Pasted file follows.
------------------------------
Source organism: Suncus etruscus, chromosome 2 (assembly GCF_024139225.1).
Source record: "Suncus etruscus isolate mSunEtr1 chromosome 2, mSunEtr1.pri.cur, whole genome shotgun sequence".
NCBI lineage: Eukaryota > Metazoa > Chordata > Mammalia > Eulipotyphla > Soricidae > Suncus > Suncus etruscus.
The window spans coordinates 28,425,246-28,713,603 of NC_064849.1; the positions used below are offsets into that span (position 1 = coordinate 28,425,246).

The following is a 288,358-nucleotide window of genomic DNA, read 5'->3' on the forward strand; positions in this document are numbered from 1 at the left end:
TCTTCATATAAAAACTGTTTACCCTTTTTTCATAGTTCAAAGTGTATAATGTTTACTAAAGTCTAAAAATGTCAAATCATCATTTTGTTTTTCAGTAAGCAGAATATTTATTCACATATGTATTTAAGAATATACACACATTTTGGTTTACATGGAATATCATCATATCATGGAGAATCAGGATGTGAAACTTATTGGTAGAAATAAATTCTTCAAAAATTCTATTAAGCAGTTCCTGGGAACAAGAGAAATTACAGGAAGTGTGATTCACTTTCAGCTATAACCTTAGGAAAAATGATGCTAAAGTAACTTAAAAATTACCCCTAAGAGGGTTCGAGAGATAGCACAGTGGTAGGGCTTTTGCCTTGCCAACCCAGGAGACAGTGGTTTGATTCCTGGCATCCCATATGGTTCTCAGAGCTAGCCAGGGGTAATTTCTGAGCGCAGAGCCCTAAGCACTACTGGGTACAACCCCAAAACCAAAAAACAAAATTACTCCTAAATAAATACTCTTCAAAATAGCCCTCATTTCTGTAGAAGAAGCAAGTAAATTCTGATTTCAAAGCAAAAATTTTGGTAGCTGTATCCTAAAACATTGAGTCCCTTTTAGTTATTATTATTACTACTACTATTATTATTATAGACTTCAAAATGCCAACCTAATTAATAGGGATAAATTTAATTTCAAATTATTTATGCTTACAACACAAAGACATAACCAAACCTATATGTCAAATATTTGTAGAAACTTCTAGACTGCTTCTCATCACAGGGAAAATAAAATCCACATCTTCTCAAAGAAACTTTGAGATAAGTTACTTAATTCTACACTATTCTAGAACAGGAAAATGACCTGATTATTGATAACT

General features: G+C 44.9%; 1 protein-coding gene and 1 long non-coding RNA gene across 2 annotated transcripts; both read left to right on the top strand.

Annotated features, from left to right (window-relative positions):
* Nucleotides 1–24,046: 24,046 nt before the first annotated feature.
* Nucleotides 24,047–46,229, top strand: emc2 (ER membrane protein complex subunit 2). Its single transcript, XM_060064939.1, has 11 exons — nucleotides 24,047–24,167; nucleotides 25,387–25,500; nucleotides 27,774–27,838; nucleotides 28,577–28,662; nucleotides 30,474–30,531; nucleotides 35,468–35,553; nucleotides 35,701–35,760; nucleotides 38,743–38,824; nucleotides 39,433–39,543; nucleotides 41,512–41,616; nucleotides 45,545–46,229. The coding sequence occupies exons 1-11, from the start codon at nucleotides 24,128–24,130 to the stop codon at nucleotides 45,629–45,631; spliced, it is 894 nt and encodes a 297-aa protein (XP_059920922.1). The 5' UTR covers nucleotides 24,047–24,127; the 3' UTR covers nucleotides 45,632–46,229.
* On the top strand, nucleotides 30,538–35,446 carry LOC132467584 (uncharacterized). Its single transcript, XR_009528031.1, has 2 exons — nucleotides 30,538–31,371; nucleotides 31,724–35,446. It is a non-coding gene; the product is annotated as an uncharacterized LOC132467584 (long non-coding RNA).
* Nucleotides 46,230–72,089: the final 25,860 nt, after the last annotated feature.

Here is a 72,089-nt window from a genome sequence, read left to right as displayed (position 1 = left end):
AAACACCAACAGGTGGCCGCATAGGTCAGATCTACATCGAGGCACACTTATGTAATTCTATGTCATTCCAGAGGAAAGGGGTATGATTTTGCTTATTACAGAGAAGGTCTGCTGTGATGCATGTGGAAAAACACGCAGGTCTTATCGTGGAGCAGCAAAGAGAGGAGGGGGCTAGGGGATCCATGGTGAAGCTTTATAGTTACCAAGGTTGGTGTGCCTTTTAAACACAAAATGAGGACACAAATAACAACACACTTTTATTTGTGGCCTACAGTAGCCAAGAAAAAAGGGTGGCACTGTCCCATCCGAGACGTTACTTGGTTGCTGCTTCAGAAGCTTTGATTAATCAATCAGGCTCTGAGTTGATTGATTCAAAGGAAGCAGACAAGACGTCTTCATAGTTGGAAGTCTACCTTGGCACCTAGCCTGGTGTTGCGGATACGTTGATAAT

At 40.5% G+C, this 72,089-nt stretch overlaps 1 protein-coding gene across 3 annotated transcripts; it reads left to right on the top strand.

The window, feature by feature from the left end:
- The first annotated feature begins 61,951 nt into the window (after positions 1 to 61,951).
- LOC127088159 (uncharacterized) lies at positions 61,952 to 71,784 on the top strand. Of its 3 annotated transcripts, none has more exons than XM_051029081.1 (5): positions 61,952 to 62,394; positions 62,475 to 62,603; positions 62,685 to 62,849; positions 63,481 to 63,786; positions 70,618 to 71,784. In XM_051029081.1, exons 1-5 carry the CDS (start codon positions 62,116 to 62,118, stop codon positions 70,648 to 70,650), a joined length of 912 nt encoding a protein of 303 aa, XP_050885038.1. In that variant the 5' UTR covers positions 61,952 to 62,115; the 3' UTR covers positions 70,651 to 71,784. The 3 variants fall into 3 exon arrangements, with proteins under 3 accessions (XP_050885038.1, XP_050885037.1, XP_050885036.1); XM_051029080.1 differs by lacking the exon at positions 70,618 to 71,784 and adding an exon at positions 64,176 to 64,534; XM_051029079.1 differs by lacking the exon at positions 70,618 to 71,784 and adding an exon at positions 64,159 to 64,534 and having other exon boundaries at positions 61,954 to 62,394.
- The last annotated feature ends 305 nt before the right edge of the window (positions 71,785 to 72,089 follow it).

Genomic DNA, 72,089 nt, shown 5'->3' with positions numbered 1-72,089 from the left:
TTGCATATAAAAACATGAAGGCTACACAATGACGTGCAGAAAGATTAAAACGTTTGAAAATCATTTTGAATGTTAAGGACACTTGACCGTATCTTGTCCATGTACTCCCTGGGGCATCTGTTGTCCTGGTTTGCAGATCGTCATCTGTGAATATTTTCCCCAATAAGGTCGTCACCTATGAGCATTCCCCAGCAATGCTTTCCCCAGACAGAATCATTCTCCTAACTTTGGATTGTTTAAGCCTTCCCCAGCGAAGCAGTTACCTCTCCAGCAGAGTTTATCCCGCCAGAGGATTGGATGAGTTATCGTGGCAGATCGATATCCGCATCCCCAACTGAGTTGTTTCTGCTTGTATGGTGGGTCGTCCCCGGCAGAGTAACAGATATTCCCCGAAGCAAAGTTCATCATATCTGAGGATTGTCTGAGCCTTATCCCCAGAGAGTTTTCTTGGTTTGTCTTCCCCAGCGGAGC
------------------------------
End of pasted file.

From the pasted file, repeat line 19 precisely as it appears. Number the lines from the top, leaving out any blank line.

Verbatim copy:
- The last annotated feature ends 305 nt before the right edge of the window (positions 71,785 to 72,089 follow it).